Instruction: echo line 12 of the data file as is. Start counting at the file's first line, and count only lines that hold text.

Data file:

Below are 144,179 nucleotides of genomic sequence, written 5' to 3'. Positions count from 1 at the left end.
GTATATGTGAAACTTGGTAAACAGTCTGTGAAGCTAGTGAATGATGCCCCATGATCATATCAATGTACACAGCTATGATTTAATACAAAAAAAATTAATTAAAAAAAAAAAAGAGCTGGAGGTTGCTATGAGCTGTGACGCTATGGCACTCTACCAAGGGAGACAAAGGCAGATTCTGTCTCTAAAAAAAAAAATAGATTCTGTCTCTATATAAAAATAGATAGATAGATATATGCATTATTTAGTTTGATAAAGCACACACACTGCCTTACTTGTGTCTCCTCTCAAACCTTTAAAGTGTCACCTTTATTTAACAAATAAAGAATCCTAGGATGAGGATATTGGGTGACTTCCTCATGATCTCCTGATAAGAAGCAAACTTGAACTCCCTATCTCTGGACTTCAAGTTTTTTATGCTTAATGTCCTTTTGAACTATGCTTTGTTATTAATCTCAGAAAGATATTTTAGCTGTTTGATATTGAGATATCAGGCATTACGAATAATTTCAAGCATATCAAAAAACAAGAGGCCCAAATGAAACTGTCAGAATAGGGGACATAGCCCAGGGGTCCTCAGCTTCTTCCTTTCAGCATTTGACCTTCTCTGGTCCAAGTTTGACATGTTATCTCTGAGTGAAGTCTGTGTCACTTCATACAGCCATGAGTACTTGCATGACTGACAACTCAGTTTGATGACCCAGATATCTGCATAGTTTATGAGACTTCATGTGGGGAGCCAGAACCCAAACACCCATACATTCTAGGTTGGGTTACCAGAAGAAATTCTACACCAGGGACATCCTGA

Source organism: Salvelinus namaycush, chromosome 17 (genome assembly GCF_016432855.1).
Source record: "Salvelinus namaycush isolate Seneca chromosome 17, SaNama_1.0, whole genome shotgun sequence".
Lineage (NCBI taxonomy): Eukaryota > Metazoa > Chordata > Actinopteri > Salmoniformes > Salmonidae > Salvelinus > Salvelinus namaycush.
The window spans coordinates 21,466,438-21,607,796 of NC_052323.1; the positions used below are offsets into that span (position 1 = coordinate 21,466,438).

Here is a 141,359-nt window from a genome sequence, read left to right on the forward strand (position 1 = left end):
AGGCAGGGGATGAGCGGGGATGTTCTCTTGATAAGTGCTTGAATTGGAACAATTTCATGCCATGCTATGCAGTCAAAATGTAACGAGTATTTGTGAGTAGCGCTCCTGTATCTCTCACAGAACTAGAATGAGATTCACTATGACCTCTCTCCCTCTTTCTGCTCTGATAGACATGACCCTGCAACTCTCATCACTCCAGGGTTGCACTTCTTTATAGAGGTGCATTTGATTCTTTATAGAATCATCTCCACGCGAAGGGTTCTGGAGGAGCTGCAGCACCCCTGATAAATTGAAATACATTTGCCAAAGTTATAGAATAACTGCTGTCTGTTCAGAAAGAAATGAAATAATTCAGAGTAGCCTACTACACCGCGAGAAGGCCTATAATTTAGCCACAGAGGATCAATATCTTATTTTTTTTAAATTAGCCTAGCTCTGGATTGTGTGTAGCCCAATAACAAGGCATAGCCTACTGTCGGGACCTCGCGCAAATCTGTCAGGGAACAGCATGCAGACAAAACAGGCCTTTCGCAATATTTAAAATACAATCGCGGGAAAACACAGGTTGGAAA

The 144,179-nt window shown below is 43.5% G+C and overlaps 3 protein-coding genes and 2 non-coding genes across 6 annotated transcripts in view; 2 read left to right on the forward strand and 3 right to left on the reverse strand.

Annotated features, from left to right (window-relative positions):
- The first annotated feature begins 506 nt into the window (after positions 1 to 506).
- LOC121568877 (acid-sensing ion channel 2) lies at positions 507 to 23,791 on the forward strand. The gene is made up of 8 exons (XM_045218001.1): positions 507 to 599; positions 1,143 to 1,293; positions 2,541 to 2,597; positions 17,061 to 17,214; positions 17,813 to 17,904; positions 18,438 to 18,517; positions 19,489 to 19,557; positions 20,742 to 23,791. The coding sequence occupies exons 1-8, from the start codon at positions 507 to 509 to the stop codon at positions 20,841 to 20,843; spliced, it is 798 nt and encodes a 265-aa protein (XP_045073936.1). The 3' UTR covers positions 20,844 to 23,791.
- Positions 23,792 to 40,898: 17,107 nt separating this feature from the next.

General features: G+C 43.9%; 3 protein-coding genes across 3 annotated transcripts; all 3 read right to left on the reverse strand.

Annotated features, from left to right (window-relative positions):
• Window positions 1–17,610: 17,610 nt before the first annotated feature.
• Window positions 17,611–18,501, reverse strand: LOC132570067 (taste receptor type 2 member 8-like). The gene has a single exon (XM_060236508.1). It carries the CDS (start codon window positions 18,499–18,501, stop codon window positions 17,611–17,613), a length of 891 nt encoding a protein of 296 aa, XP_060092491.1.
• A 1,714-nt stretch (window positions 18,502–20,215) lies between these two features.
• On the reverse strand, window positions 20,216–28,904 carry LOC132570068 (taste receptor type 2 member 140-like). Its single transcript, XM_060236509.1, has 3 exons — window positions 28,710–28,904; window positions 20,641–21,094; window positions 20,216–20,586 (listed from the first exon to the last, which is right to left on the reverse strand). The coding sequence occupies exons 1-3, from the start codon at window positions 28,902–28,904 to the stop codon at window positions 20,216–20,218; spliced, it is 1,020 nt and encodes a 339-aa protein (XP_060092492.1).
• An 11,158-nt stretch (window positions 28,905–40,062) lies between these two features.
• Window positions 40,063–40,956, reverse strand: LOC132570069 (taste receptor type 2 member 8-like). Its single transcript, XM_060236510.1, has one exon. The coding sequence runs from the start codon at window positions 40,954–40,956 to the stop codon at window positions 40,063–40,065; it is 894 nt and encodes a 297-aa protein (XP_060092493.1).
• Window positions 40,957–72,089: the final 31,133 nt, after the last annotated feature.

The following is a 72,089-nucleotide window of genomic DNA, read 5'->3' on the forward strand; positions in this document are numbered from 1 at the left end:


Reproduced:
- LOC121568877 (acid-sensing ion channel 2) lies at positions 507 to 23,791 on the forward strand. The gene is made up of 8 exons (XM_045218001.1): positions 507 to 599; positions 1,143 to 1,293; positions 2,541 to 2,597; positions 17,061 to 17,214; positions 17,813 to 17,904; positions 18,438 to 18,517; positions 19,489 to 19,557; positions 20,742 to 23,791. The coding sequence occupies exons 1-8, from the start codon at positions 507 to 509 to the stop codon at positions 20,841 to 20,843; spliced, it is 798 nt and encodes a 265-aa protein (XP_045073936.1). The 3' UTR covers positions 20,844 to 23,791.